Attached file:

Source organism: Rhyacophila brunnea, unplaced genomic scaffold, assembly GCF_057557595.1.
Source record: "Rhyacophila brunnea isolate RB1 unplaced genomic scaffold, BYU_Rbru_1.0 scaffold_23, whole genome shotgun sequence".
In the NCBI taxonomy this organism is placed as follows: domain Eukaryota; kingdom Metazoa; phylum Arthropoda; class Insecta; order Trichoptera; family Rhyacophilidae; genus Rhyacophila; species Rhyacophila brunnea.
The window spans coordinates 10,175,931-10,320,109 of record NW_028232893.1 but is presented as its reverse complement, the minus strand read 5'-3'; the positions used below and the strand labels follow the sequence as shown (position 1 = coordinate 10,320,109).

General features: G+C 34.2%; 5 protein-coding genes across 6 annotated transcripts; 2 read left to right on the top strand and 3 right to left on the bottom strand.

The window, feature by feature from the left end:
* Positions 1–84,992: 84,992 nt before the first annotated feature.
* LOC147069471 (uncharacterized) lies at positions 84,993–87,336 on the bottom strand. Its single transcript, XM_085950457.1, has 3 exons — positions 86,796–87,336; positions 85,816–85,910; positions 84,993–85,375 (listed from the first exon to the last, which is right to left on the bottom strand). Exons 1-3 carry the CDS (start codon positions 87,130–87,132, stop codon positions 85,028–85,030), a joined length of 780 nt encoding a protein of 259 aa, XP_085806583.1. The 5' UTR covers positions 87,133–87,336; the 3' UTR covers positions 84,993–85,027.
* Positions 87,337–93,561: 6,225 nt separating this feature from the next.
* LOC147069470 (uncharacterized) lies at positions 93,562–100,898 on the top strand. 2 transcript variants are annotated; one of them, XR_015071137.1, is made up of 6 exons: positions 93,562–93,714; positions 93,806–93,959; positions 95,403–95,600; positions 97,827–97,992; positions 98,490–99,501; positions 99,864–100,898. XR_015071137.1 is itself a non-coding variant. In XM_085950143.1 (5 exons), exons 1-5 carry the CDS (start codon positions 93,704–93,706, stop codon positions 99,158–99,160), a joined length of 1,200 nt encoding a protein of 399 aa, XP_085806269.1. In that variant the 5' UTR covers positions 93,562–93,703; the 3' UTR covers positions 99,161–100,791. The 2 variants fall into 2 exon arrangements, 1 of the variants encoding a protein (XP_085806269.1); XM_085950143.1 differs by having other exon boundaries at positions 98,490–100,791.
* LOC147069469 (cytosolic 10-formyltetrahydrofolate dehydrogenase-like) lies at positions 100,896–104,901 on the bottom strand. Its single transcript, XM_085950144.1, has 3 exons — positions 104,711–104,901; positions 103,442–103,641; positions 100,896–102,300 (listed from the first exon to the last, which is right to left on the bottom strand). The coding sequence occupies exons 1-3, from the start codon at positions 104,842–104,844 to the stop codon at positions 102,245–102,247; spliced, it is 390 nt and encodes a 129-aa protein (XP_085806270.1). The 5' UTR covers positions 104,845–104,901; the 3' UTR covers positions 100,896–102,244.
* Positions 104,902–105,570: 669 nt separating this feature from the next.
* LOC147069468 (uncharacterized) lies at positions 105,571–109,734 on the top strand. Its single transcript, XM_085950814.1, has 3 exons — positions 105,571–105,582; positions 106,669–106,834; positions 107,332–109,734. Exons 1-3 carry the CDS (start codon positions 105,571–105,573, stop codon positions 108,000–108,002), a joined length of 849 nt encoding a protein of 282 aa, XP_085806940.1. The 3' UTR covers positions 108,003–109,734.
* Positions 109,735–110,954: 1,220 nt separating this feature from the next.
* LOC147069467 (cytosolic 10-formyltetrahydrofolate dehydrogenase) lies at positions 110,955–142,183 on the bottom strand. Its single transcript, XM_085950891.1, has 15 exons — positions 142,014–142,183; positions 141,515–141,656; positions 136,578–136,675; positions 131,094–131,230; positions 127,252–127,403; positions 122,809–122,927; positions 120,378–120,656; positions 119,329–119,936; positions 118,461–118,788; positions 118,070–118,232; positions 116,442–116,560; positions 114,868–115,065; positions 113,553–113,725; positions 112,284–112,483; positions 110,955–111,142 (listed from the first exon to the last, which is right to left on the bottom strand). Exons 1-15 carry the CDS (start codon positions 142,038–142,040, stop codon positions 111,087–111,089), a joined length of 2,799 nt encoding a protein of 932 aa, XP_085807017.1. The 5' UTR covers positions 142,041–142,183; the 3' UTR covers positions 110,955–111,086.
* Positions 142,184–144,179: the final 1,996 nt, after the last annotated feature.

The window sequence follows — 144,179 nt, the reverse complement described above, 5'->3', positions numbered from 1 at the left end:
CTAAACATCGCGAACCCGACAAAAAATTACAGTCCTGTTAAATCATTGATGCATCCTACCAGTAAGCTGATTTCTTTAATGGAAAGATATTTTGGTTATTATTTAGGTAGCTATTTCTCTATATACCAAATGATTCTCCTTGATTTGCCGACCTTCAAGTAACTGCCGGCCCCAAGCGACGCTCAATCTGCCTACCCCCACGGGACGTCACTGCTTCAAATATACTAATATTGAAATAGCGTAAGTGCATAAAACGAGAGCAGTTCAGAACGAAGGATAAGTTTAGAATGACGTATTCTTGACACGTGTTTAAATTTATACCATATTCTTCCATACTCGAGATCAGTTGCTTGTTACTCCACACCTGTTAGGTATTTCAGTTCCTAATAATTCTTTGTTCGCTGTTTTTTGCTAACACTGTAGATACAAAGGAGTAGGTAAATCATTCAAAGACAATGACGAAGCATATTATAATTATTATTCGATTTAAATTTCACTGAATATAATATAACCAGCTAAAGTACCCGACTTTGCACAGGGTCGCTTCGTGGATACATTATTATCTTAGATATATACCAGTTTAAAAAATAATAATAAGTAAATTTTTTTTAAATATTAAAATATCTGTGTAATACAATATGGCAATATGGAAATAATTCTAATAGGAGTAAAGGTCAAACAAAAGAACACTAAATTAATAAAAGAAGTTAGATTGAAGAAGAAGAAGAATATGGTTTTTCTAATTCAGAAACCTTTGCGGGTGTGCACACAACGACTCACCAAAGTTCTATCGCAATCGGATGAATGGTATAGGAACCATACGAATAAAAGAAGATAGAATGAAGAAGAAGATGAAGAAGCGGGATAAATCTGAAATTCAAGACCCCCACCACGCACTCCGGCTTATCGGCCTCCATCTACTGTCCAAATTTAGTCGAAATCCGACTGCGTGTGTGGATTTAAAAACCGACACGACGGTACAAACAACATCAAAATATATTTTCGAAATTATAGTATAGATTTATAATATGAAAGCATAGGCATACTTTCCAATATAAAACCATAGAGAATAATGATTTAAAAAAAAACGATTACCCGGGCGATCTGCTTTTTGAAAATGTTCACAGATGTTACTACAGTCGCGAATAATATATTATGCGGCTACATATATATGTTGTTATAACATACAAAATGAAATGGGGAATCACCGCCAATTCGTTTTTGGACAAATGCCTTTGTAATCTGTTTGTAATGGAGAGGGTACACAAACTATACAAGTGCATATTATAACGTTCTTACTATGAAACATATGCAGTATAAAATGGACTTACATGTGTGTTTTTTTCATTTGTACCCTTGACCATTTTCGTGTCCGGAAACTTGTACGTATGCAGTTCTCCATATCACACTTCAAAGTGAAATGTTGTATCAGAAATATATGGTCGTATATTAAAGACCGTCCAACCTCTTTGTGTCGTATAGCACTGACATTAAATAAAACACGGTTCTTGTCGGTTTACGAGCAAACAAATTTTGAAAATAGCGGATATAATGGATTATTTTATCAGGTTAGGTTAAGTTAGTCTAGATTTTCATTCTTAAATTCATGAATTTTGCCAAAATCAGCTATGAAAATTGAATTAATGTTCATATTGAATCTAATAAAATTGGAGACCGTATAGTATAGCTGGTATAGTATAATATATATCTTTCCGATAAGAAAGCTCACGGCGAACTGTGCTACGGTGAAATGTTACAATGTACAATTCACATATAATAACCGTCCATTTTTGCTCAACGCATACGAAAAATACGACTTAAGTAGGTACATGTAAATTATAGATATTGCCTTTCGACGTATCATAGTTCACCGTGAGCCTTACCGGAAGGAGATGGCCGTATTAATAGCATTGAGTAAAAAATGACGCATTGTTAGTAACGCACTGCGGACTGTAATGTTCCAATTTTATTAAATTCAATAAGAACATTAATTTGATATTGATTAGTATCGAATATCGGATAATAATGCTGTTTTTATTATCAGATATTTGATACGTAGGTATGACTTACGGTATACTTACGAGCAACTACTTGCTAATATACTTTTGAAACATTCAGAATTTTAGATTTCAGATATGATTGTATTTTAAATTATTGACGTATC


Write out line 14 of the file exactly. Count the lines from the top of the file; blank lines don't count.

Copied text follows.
* Positions 109,735–110,954: 1,220 nt separating this feature from the next.